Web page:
What is High Wine?

High wine might be aged before serving.
High wine can be used to produce spirits like whiskey and vodka.
When aged properly, high wine has a desirable bouquet.
Sugar from beets is sometimes used in producing wine.
High wine is sometimes aged in casks.
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  • Written By: Malcolm Tatum
  • Edited By: Bronwyn Harris
  • Last Modified Date: 17 February 2015
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High wine is a term used by distillers to describe the liquid that is produced from the distillation of what is known as low wine. While not containing as high an alcohol content as low wine, the content is still sufficiently high to allow the product to be used to produce different types of alcohol, including vodka and whiskey. The spirits can also be placed into wine casks and aged if that is the preference of the distiller.

Just about any type of wine or spirits goes through a distillation process that results in high wine at some point. Rectification or distillation occurs in any process that leads to the production of alcohol. This is true with the combination of water and sugar that ferments just prior to the beginning of the distillation process, which is commonly referred to as fermented wash. A typical wash is created using sugar derived from beets or sugar cane, and may involve the use of corn, barley, and other grains as well. High wine is also produced at one stage in the process when fruits such as grapes or berries are fermented and distilled.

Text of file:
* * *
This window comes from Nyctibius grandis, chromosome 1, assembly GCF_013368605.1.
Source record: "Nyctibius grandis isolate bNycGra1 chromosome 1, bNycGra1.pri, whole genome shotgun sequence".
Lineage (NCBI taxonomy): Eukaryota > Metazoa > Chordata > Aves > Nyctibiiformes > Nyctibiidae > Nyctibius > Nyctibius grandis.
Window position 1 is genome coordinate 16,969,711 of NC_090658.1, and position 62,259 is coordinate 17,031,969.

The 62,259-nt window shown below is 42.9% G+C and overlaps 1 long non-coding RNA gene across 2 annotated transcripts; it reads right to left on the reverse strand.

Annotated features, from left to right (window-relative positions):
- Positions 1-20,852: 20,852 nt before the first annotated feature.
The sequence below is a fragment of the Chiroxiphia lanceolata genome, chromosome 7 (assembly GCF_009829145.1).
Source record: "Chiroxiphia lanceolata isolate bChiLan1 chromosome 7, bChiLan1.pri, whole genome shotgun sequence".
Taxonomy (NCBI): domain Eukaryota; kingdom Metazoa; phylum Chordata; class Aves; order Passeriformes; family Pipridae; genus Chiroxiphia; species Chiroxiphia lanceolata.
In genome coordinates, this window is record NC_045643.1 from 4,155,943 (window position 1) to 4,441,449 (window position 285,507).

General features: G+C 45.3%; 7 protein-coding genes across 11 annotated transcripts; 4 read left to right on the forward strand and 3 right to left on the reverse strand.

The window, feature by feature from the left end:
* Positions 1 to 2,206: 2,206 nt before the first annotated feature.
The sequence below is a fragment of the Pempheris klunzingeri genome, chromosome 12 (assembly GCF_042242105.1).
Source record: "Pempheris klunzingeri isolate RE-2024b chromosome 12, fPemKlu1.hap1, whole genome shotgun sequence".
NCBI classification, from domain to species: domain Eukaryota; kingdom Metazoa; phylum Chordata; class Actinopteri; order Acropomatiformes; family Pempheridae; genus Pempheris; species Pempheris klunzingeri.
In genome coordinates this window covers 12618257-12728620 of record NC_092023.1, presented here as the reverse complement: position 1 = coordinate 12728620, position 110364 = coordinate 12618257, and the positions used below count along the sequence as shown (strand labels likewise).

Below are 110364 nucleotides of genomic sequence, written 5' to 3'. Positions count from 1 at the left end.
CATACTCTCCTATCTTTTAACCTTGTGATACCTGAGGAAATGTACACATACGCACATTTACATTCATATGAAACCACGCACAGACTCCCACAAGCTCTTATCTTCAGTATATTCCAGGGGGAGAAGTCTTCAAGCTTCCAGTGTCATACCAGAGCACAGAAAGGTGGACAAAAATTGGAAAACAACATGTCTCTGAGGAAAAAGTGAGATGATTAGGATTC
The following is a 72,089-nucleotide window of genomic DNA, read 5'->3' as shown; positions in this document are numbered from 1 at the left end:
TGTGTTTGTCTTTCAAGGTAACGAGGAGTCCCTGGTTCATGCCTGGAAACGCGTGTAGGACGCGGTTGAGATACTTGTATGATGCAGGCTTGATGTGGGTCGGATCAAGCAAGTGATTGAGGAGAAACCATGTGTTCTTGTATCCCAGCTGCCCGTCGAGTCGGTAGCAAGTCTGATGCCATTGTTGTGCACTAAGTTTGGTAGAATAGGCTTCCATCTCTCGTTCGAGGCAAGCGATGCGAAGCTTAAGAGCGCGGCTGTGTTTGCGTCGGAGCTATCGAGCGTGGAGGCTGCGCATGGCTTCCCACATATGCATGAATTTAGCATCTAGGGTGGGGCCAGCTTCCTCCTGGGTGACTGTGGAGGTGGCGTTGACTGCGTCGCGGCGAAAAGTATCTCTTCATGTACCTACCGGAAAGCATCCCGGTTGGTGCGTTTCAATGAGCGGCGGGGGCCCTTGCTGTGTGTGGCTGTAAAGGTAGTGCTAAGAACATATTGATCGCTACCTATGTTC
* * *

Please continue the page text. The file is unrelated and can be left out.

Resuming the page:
After the first round of distillation, a product known as low wine is produced. A second round of distillation will produce the high wine. From that point, different types of alcohol are created, based on the number of distillations that the high wine is subjected to.


High wine can also be kept and allowed to age. Assuming the conditions are just right, the result can be a wine with a highly desirable bouquet and a flavor that is considered to be smooth and inviting. However, adverse storage conditions can also result in allowing the high alcohol wine to develop into an unusually tart concoction that tastes a great deal like commercially produced vinegar.

The production and aging of high wine for later consumption is found in most countries around the world. Amateur winemakers who wish to enjoy a wine with a higher alcohol content than the commercial wines sold in many retail outlets produce their own high wine. Winemakers find that limiting the number of rounds in the distillation process makes it possible to produce a product that is full bodied and may contain anywhere from three to seven percent more alcohol than other wines. Still, high alcohol wines still fall under the usual twenty percent alcohol content found in low wine. There are also a number of wineries around the world that produce limited amounts of high alcohol wine for selected customers, as well as for commercial sale.



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